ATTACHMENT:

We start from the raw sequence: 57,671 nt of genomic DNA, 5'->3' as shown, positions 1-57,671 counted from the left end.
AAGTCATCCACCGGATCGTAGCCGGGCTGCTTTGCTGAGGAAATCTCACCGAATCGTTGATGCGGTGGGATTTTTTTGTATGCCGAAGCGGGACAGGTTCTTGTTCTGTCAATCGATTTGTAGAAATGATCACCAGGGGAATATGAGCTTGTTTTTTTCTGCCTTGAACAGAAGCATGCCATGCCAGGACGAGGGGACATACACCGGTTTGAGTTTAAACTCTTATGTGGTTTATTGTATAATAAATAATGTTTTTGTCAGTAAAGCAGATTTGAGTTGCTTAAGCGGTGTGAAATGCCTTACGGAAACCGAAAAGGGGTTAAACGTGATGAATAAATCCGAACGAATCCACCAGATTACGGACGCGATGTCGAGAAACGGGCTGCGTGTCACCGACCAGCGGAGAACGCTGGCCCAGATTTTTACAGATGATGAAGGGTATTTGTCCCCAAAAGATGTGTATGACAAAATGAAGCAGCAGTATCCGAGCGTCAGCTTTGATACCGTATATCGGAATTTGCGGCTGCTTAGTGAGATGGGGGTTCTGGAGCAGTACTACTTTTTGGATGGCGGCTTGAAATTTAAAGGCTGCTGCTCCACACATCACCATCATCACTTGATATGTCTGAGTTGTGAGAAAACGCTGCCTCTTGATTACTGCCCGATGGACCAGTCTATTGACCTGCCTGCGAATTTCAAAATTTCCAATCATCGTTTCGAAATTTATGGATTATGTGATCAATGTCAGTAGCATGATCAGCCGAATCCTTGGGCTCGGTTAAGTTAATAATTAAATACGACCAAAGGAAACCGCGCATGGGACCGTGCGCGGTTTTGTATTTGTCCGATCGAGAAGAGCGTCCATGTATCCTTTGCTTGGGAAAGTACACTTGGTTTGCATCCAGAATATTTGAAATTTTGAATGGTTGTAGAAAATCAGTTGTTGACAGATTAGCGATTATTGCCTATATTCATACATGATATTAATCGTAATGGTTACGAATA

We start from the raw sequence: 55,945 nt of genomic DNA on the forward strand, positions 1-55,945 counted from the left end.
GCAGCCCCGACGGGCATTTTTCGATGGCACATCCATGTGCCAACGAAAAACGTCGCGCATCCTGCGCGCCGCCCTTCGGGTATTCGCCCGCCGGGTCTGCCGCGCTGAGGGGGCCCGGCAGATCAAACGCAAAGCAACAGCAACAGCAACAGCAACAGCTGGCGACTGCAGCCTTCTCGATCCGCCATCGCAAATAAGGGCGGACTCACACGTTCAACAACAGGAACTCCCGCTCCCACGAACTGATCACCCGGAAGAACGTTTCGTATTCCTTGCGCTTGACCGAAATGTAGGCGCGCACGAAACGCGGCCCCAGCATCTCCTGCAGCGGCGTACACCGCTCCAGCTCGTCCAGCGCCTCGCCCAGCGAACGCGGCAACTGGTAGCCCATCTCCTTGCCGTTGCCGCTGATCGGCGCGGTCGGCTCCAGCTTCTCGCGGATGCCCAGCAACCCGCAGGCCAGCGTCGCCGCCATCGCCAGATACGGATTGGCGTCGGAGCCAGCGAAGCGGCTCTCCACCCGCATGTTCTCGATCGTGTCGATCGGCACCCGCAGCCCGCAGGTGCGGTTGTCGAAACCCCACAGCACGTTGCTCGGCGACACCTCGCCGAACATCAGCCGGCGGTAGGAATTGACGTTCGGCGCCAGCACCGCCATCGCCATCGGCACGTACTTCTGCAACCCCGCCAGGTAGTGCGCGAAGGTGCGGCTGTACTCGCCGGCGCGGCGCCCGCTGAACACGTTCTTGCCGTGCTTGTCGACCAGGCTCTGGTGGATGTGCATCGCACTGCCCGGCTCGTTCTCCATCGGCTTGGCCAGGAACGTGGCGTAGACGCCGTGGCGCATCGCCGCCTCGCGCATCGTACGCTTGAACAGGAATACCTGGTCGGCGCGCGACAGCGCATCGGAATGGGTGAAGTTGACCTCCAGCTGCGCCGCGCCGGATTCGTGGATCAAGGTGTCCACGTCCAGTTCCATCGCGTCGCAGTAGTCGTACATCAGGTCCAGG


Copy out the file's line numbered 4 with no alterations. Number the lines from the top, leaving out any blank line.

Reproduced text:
GCAGCCCCGACGGGCATTTTTCGATGGCACATCCATGTGCCAACGAAAAACGTCGCGCATCCTGCGCGCCGCCCTTCGGGTATTCGCCCGCCGGGTCTGCCGCGCTGAGGGGGCCCGGCAGATCAAACGCAAAGCAACAGCAACAGCAACAGCAACAGCTGGCGACTGCAGCCTTCTCGATCCGCCATCGCAAATAAGGGCGGACTCACACGTTCAACAACAGGAACTCCCGCTCCCACGAACTGATCACCCGGAAGAACGTTTCGTATTCCTTGCGCTTGACCGAAATGTAGGCGCGCACGAAACGCGGCCCCAGCATCTCCTGCAGCGGCGTACACCGCTCCAGCTCGTCCAGCGCCTCGCCCAGCGAACGCGGCAACTGGTAGCCCATCTCCTTGCCGTTGCCGCTGATCGGCGCGGTCGGCTCCAGCTTCTCGCGGATGCCCAGCAACCCGCAGGCCAGCGTCGCCGCCATCGCCAGATACGGATTGGCGTCGGAGCCAGCGAAGCGGCTCTCCACCCGCATGTTCTCGATCGTGTCGATCGGCACCCGCAGCCCGCAGGTGCGGTTGTCGAAACCCCACAGCACGTTGCTCGGCGACACCTCGCCGAACATCAGCCGGCGGTAGGAATTGACGTTCGGCGCCAGCACCGCCATCGCCATCGGCACGTACTTCTGCAACCCCGCCAGGTAGTGCGCGAAGGTGCGGCTGTACTCGCCGGCGCGGCGCCCGCTGAACACGTTCTTGCCGTGCTTGTCGACCAGGCTCTGGTGGATGTGCATCGCACTGCCCGGCTCGTTCTCCATCGGCTTGGCCAGGAACGTGGCGTAGACGCCGTGGCGCATCGCCGCCTCGCGCATCGTACGCTTGAACAGGAATACCTGGTCGGCGCGCGACAGCGCATCGGAATGGGTGAAGTTGACCTCCAGCTGCGCCGCGCCGGATTCGTGGATCAAGGTGTCCACGTCCAGTTCCATCGCGTCGCAGTAGTCGTACATCAGGTCCAGG